If you ever want to make White people become edgy, defensive, and maybe a little bit indignant just bring up the topic of race in America or better yet mention “White privilege” and watch the ensuing fireworks. Believe me, I get it. I grew up a poor White kid. The last thing I felt was “privileged.” My dad was a minister, and, being one of eight kids, I knew from an early age that I was on my own when it came to buying my first car, paying for college, etc. I've had to work two jobs, seven days a week, at various times in my life just to make ends meet. The suggestion that I was somehow benefiting from my pale complexion seemed absurd. What's more, the implication that I was a “racist” or that I contribute to a racist system that favored me and harmed others was personally offensive. I subscribed fully to the “colorblind” mentality. If you asked me about race, I'd probably proudly assert that I “don't really notice skin color,” and that I “treat everyone the same.” I would of course agree that there are a few vile White racists living in our society (of the KKK and Swastika wielding variety), but they have long since been marginalized by the majority culture and currently posses very little influence. As a result, If you tried to convince me of the need for widespread racial reconciliation within our churches, communities, and culture, I would be left thoroughly unconvinced. I'd probably argue that “race isn't much of an issue anymore.” Flash forward to today—I now believe strongly that there are presently deep, festering, unacknowledged and unattended, racial wounds within our culture, our communities, and, most tragically, within Jesus' church. I also firmly believe that this unfortunate reality breaks the heart of God, and His Gospel, in no uncertain terms, compels His people to seek repentance, reconciliation and healing. Why the change of heart? I'm glad you asked.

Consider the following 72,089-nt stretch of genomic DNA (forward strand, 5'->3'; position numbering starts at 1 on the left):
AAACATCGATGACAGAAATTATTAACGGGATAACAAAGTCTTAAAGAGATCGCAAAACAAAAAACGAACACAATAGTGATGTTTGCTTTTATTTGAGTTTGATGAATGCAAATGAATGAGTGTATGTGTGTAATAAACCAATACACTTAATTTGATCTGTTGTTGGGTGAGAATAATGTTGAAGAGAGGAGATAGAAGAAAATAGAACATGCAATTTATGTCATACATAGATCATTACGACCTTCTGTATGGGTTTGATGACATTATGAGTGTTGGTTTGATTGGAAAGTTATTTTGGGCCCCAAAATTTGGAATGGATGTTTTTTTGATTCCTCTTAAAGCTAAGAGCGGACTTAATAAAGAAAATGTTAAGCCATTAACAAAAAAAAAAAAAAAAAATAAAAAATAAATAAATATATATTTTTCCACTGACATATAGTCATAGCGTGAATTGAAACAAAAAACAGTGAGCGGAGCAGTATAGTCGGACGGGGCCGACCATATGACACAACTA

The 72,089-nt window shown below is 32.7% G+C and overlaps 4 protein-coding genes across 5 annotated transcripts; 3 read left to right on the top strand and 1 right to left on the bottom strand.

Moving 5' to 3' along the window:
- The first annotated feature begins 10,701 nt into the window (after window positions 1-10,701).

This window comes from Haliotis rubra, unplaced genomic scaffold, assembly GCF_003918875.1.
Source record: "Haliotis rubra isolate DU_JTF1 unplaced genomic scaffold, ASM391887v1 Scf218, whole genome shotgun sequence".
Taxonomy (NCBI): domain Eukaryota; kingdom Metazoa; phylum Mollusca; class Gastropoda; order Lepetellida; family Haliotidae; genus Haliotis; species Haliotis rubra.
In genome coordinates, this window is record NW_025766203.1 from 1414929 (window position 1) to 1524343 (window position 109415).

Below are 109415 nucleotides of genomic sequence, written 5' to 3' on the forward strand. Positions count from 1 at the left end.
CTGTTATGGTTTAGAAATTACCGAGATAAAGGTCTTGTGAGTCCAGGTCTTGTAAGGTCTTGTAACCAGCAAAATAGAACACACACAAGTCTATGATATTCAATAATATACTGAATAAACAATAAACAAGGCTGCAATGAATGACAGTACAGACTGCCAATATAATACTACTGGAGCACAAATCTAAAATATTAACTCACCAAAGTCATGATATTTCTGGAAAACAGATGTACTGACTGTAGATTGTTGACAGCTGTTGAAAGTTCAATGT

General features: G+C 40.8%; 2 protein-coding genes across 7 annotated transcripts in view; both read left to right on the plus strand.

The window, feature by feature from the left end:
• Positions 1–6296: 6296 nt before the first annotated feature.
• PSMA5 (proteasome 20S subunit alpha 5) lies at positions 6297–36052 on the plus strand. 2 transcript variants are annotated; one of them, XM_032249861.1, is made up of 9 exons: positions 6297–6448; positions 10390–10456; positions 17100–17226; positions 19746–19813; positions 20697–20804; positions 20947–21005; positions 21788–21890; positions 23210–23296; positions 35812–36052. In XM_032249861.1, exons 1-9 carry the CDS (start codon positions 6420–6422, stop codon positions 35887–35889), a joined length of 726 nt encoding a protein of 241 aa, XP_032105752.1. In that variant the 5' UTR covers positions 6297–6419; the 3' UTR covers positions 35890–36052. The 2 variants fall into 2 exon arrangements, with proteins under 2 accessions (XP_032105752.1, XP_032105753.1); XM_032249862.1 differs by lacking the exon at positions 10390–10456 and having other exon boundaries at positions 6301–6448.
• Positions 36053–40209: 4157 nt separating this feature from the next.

Before I continue sharing my ideological journey, however, I'd like to offer up some preliminary clarifications. First off (if it's not already clear), I'm primarily writing to the people of God, those who are captivated by His Gospel and are passionately invested in living it out (with all of its wonderful and terrifying implications). All are free to read on, but—fair warning—there are many things I will say that will only make sense and/or be of interest to those who have already succumbed to the power of the Gospel. Second, I'm not at all interested in promoting a generic so called “White guilt.” You know what I mean—the kind that calls for trudging around with head hung low as you dutifully carry the weight of the knowledge that you are the product of and heir to an irredeemable ethnic heritage of imperialism and oppression. Simply knowing and proclaiming that you, as a White person, are the scum of the earth is your penance. It's the least you can do (quite literally). I find it narcissistic and ultimately unhelpful. The Bible describes a self-centered form of sorrow over wrong doing that does not lead to godly repentance. We would do well to steer clear of that sort of nonsense. Third, I would encourage that you hear what I have to say without immediately becoming intellectually defensive or dismissive (after which, you are of course free to disagree with me). When we feel threatened, we tend to dig our heels in and become hardened to the foreign idea that challenges our preconception. I find this natural, guarded stance to be antithetical to earnest learning. The Bible also warns us against an unwillingness to receive a rebuke or to hear counsel. He or she who will not listen has denied themselves any opportunity to grow in wisdom and understanding. Fourth (and understanding/accepting this point seems to be an insurmountable hurdle for most of the majority culture), systems that favor one group and/or punish another can be created and maintained by participants who harbor no particular malice toward the punished and have no awareness of the system at work. Finally (and this point is important), the suggestion that there may be unjust systems at work within our society that favor Whites and punish non-Whites is not to say that non-Whites are fatalistically incapable of succeeding within said system(s). Likewise, White individuals' accomplishments within this same unjust system are in no way negated or achieved without heroism or hardship. Said another way, a runner can still come in first even if they've unfairly been set back ten yards behind the other contestants, and another runner's course is not without difficulty in the event that they unknowingly had a ten yard head start. Setting out to discuss the initial fairness of the contest in no way expresses knowledge of the runners' final placement, and pointing to anecdotal evidences of individual achievements in no way refutes the claim that there was an injustice at work that should be addressed (to offer up your White grandpa's personal hardships or President Barack Obama's election to the highest political office as definitive evidences that White privilege or systemic racism no longer exist is to miss this point).